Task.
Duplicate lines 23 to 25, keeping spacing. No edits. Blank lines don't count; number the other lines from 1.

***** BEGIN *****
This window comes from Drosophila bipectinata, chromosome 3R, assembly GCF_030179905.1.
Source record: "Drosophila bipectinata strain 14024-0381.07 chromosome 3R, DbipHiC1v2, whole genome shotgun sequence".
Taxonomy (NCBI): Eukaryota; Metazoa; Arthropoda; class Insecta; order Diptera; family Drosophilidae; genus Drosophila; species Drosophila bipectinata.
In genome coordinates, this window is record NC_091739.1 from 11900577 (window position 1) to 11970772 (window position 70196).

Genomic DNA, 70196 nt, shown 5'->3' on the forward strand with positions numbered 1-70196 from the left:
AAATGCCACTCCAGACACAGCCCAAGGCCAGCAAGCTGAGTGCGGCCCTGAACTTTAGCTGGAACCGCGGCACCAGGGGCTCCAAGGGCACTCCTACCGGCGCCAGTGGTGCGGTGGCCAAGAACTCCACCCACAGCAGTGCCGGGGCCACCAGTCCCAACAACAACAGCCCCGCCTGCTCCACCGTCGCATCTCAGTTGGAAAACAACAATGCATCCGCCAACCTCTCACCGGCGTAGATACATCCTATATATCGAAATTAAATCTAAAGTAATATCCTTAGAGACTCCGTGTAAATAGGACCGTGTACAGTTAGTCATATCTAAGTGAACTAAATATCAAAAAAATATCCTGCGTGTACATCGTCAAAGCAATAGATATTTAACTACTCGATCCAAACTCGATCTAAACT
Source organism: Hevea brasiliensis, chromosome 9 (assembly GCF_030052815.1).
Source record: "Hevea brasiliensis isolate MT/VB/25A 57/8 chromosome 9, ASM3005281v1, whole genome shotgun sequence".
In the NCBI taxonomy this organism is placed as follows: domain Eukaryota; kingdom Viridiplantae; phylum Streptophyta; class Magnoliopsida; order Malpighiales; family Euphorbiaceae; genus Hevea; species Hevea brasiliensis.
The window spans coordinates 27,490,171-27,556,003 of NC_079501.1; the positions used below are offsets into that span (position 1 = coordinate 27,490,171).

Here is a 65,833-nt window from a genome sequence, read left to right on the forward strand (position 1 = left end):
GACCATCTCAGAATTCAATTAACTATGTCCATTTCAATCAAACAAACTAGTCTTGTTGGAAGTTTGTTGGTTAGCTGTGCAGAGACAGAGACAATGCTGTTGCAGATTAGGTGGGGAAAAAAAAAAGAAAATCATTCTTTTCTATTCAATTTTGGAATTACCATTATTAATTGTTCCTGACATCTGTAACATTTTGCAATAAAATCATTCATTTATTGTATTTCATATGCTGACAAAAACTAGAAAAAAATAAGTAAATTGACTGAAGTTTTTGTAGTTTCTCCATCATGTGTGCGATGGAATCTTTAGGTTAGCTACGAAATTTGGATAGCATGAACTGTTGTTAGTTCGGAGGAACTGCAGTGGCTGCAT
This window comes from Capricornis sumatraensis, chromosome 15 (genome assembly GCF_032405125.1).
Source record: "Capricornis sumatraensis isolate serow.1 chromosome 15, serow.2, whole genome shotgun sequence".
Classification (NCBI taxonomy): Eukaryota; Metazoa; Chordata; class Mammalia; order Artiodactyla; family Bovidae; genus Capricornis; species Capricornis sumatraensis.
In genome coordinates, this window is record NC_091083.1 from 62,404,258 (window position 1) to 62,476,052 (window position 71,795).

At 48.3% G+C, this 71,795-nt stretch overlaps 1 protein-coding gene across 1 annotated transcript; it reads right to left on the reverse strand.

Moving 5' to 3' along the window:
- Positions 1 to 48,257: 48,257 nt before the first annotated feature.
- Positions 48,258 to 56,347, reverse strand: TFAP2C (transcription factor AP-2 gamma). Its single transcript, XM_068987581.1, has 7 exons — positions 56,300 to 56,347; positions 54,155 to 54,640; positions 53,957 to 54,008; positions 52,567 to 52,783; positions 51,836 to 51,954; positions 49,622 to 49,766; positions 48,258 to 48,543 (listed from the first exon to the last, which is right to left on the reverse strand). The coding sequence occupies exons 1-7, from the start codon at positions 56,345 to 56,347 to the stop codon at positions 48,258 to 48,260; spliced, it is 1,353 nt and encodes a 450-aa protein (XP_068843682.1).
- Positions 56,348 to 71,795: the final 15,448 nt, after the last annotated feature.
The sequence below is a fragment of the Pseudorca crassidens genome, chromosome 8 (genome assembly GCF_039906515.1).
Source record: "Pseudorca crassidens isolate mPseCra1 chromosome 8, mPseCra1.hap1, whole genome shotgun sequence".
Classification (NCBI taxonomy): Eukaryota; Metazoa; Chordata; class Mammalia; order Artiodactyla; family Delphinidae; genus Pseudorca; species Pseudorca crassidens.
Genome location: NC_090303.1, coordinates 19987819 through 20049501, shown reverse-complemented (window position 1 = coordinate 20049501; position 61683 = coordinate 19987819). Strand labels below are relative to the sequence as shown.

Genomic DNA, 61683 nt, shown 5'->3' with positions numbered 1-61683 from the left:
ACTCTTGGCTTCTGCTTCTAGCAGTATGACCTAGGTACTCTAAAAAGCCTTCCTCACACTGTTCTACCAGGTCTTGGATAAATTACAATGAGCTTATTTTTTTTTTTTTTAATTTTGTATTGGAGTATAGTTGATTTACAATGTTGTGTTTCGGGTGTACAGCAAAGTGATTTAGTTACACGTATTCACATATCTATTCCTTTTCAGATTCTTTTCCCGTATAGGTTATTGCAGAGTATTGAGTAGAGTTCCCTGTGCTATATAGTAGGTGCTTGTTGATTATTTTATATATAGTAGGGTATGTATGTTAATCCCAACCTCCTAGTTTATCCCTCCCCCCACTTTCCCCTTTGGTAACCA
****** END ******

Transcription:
Source record: "Pseudorca crassidens isolate mPseCra1 chromosome 8, mPseCra1.hap1, whole genome shotgun sequence".
Classification (NCBI taxonomy): Eukaryota; Metazoa; Chordata; class Mammalia; order Artiodactyla; family Delphinidae; genus Pseudorca; species Pseudorca crassidens.
Genome location: NC_090303.1, coordinates 19987819 through 20049501, shown reverse-complemented (window position 1 = coordinate 20049501; position 61683 = coordinate 19987819). Strand labels below are relative to the sequence as shown.